Even though full of grace, She did not yet fully understand in what the service and the greatness of Her Son would consist. The Hebrew conceptions of the Messiah were still close to Her, and natural feelings forced Her to be concerned for Him, preserving Him from labors and dangers which it might seem, were excessive. Therefore She favored Her Son involuntarily at first, which evoked His indication of the superiority of spiritual to bodily kinship (St. Matthew 12:46-49). "He had concern also over the honor of His Mother, but much more over the salvation of Her soul and the good of men, for which He had become clothed in the flesh" (St. John Chrysostom, Commentary on John, Homily 21). Mary understood this and "heard the word of God and kept it" (St. Luke 11:27, 28). As no other person, She had the same feelings as Christ (Phil. 2:5), unmurmuringly bearing the grief of a mother when She saw Her Son persecuted and suffering. Rejoicing in the day of the Resurrection, on the day of Pentecost She was clothed with "power form on high" (St. Luke 24:49). The Holy Spirit Who descended upon Her "taught (Her) all things" (St. John 14:26), and "instructed (Her) in all truth" (St. John 16:13). Being enlightened, She began to labor all the more zealously to perform what She had heard from Her Son and Redeemer, so as to ascend to Him and to be with Him.

The end of the earthly life of the Most Holy Mother of God was the beginning of Her greatness. "Being adorned with Divine glory" (Irmos of the Canon of the Dormition), She stands and will stand, both in the day of the Last Judgment and in the future age, at the right hand of the throne of Her Son. She reigns with Him and has boldness towards Him as His Mother according to the flesh, and as one in spirit with Him, as one Who performed the will of God and instructed others (St. Matthew 5:19). Merciful and full of love, She manifests Her love towards Her Son and God in love for the human race. She intercedes for it before the Merciful One, and going about the earth, She helps men.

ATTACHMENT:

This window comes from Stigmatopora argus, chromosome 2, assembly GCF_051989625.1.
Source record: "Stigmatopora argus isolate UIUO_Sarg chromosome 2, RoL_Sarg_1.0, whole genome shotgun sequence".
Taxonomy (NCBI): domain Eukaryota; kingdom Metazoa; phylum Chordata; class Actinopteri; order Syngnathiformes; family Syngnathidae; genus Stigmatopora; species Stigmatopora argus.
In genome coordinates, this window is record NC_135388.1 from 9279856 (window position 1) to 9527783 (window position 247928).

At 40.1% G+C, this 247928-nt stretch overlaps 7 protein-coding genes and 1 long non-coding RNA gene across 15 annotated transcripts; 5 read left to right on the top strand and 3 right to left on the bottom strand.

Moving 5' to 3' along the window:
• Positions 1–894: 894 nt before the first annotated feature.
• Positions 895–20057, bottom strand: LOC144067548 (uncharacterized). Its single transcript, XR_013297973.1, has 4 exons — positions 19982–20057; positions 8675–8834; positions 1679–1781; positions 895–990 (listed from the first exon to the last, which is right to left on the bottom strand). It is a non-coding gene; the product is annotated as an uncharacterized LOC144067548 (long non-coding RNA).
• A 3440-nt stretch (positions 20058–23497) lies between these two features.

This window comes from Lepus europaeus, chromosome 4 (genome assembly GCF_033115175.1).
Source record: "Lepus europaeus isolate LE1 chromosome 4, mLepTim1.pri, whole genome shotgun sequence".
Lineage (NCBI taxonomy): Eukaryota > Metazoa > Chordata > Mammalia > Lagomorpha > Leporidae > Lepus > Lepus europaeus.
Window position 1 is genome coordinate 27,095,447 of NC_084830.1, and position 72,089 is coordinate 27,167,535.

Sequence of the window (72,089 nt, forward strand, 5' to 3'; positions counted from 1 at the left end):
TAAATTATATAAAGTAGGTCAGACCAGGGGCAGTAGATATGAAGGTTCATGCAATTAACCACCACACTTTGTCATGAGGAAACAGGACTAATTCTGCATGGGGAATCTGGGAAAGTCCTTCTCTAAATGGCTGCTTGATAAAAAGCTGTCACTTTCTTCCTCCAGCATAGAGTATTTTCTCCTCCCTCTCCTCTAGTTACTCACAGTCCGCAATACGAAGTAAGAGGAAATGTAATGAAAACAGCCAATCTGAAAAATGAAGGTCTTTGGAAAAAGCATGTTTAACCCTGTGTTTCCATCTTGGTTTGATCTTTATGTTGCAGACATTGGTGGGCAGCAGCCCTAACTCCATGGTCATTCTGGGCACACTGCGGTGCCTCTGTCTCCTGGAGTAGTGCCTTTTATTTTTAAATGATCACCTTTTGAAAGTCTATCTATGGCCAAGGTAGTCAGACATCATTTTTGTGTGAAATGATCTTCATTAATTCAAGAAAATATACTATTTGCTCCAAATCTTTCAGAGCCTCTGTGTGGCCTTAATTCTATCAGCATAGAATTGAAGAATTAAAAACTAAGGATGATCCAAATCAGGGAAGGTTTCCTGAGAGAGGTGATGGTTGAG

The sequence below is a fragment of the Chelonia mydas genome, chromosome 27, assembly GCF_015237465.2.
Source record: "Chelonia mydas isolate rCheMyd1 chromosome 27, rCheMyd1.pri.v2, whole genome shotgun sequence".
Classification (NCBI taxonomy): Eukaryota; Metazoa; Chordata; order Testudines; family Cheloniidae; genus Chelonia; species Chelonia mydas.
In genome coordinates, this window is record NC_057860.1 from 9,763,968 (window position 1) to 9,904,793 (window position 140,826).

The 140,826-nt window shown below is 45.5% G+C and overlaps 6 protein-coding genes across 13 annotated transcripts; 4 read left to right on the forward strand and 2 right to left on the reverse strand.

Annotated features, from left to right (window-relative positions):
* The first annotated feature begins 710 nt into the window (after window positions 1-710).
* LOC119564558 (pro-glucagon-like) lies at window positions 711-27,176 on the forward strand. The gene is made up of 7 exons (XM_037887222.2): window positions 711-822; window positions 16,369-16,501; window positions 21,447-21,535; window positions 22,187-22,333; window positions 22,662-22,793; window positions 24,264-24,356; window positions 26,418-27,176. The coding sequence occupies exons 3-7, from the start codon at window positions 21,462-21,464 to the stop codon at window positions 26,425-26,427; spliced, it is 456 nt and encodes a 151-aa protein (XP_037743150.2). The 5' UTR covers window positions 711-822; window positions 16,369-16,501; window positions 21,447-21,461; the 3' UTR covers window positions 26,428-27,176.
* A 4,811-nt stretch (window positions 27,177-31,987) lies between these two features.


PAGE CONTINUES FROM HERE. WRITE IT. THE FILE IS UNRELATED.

Having experienced all the difficulties of earthly life, the Intercessor of the Christian race sees every tear, hears every groan and entreaty directed to Her. Especially near to Her are those who labor in the battle with the passions and are zealous for a God-pleasing life. But even in worldly cares She is an irreplaceable helper. "Joy of all who sorrow and intercessor for those offended, feeder of the hungry, consolation of travelers, harbor of the storm-tossed, visitation of the sick, protection and intercessor for the infirm, staff of old age. Thou art the Mother of God on high, O Most Pure One" (Sticheron of the Service to the Hodigtria [Directress]). "The hope and intercession and refuge of Christians," "The Mother of God unceasing in prayers" (Kontakion of the Dormition), "saving the world by Thine unceasing prayer" (Theotokion of the Third Tone). "She day and night doth pray for us, and the scepters of kingdoms are confirmed by Her prayers"(daily Midnight Service).